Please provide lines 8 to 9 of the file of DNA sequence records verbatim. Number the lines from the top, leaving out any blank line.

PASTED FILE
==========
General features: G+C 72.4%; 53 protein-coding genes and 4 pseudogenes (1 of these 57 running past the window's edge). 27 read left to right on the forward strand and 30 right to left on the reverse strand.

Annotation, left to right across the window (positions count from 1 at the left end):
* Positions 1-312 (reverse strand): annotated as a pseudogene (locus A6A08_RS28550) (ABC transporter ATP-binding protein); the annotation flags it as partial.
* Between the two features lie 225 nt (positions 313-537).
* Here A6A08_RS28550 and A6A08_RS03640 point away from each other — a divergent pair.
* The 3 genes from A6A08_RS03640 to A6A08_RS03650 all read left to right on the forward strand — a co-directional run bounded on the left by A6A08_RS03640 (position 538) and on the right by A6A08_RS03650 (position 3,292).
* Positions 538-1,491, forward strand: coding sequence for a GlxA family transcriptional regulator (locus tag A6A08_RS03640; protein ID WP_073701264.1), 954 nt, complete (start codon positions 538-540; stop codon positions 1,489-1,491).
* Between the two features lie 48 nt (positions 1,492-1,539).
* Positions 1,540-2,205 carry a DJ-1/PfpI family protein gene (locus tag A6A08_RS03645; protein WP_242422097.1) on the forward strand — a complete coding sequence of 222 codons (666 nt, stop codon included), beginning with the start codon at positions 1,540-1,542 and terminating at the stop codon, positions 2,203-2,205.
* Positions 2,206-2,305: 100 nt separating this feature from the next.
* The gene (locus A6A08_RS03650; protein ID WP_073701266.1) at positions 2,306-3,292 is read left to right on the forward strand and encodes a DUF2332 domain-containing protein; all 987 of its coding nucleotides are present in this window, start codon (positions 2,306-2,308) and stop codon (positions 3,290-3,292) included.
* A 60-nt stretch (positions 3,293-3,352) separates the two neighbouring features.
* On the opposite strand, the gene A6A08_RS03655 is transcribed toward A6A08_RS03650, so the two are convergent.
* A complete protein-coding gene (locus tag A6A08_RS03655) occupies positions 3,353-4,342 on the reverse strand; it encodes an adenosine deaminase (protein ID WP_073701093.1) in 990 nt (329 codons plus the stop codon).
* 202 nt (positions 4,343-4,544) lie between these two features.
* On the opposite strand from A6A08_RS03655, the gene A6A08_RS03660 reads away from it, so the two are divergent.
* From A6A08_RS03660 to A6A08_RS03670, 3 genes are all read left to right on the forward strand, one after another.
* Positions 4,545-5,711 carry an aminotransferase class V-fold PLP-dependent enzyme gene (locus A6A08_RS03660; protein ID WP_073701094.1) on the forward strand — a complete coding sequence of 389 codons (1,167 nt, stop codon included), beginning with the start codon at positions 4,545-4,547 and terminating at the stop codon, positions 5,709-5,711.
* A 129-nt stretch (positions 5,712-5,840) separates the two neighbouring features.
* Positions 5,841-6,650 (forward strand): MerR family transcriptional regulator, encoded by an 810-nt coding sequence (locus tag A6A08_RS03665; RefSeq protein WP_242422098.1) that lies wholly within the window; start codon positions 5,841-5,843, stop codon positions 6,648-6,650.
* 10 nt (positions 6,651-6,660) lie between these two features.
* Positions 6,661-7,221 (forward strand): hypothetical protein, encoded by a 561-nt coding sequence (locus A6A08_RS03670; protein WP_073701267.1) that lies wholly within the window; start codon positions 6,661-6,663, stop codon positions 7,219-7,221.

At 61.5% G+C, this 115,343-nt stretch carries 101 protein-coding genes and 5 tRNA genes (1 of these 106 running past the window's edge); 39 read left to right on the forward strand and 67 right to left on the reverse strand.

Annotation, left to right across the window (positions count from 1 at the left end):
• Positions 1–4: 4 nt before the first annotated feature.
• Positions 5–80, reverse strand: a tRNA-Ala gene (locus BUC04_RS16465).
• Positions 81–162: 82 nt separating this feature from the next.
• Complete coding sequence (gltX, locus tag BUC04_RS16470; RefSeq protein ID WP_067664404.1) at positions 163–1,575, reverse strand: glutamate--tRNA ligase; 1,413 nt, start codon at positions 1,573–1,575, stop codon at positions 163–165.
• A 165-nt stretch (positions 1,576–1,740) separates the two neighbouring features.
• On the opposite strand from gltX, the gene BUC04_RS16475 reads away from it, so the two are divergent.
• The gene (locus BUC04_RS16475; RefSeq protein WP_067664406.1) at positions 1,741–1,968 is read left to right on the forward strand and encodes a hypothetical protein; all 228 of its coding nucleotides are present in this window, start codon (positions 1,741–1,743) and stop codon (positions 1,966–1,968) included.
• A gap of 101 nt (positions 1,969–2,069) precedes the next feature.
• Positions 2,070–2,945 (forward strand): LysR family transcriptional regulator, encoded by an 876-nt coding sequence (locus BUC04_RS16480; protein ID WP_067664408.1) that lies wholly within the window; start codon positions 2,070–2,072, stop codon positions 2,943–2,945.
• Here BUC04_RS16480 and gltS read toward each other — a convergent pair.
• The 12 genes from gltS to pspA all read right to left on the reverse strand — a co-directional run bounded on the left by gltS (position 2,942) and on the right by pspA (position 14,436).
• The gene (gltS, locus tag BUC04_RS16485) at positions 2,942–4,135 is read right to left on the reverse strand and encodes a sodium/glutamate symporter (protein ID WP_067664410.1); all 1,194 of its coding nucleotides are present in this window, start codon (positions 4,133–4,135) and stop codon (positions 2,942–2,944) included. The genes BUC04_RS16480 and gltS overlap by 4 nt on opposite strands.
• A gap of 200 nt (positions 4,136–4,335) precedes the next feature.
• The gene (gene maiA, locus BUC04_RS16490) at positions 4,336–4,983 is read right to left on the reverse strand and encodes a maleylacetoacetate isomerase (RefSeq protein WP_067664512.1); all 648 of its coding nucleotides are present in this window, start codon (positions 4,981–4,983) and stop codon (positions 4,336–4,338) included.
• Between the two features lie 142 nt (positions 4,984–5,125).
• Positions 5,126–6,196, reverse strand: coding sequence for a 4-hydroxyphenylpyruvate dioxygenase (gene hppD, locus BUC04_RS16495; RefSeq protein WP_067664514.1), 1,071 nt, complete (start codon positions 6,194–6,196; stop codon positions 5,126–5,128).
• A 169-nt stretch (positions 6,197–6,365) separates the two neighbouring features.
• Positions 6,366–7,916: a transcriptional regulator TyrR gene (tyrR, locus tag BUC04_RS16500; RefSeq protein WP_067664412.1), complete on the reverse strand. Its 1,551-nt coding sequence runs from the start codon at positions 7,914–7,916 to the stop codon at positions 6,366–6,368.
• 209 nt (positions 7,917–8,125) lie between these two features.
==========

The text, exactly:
* Between the two features lie 48 nt (positions 1,492-1,539).
* Positions 1,540-2,205 carry a DJ-1/PfpI family protein gene (locus tag A6A08_RS03645; protein WP_242422097.1) on the forward strand — a complete coding sequence of 222 codons (666 nt, stop codon included), beginning with the start codon at positions 1,540-1,542 and terminating at the stop codon, positions 2,203-2,205.